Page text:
Now, what started as a one-woman protest has become a global movement, and Thunberg has been championed as its leader.
However, her activism does not just begin and end with the student’s strikes.
In November, Thunberg gave a TED talk on climate action at TEDxStockholm
Back in December, she attended a United Nations climate conference, where she criticized negotiators and said: “You are not mature enough to tell it like it is […] Even that burden you leave to us children.”
In January, she attended the World Economic Forum in Davos, Switzerland, where she told a group of wealthy elites they made “unimaginable amounts of money” at the expense of the planet’s future.
On Thursday, a group of Norwegian lawmakers nominated Thunberg for the Nobel Peace Prize.
In her own words, Thunberg told the Times: “I’m happier now […] I have meaning. I have something I have to do.”
Debate & Response
Thunberg’s movement seems highly organized, and it is clear it is gaining traction.
However, there are still some who believe it is pointless for students to skip school to protest.
In February, the office of British Prime Minister Theresa May said that the school strikes in Britain were a distraction that “wastes lesson time.”
Thunberg responded on Twitter, writing “political leaders have wasted 30 yrs of inaction. And that is slightly worse.”
Meanwhile, others like Leonardo DiCaprio, have expressed support for the movement, writing in a Tweet: “I stand in solidarity with those who participated in yesterday’s youth organized climate strike.”
See what others are saying: (The Guardian) (The New York Times) (National Geographic)
Brazilian President Jair Bolsonaro Criticized for Inaction Over Amazon Forest Fires
- Social media users are using #PrayforAmazonia to bring attention to fires in the Amazon forest that have been burning for three weeks.
- Many blame Brazillian President Jair Bolsonaro for failing to take action to address the issue, while some argue that his pro-deforestation policies are what lead to the fires in the first place.
- Since taking office in January, Bolsonaro has massively ramped up deforestation of the Amazon by rolling back protections and increasing access for agriculture and mining.
#PrayforAmazonia Trends on Twitter
Twitter users are criticizing Brazilian President Jair Bolsonaro for his failure to stop a series of forest fires that have been tearing through the Amazon forest for the last three weeks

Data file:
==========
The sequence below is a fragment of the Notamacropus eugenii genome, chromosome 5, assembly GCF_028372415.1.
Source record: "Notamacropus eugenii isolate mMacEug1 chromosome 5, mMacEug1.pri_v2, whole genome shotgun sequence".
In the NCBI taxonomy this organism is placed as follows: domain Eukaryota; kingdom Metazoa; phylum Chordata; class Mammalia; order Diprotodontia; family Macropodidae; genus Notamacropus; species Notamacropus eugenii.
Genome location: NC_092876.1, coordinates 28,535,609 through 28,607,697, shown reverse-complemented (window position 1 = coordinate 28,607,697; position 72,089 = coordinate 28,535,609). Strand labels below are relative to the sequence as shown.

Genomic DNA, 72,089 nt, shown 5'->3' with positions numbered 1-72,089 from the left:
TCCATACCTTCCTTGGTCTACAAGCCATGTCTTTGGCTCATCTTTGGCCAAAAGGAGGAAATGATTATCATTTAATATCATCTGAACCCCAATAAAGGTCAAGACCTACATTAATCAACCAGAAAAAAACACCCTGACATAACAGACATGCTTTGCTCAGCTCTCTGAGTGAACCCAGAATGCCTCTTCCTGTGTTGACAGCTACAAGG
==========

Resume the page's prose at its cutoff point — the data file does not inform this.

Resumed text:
On Tuesday morning, “Amazon rainforest” and “#PrayforAmazonia” trended on Twitter. “Amazon rainforest is burning… And Bolsonaro is deliberately doing nothing,” one user wrote.
“This is the Brazilian environmental policy under president Bolsonaro,” another user wrote above pictures of fires. “The Amazon Rainforest’s burning for about 3 weeks and nothing’s been done.”
Other people noted the Amazon has been burning for weeks but that they were just learning about it now.
Some also pointed out the lack of media coverage on the fires.
Amazon Rainforest Fires
Currently, there are numerous fires in multiple states that are basically burning down the Amazon rainforest totally unchecked.
Last week, NASA released satellite images of a massive smoke layer covering a huge part of the forest. One NASA researcher told reporters that the smoke layer spanned about 1.2 million square miles, which is about one-third of the United States.
The smoke has continued to spread, endangering the health of people and animals living in the area, according to local reports. The air quality has gotten so bad in some areas, that about two weeks ago, the state of Amazonas declared a state of emergency.
On Monday, people in São Paulo, which is on the other side of the country from the Amazon, shared pictures of the sky turning black in the middle of the afternoon, which multiple scientists have attributed to the smoke from the fires.
Cause of the Fires
Numerous experts have said that the fires are caused by humans and there are several pieces of evidence to back that up.
First, the Amazon rainforest is comparatively fire-resistant because it is so wet and humid. While there are often fires this time of year, they are usually caused by extreme droughts.
Despite the fact that fire outbreaks rose by 70% this year compared to 2018, there have not been any extreme weather events that would cause this amount of fires.
Second, fire is actually used in the Amazon as an agricultural technique to clear land for planting crops. The technique, called “slash and burn,” is also one of the major methods used in the Amazon for illegal deforestation.
Since Bolsonaro took office in January, deforestation has rapidly increased.
According to satellite data from the Brazilian National Institute for Space Research (INPE), deforestation in the Amazon increased by around 245% in July 2019 compared to July 2018.
According to The Guardian, that’s the same as destroying three football fields worth of forest every minute.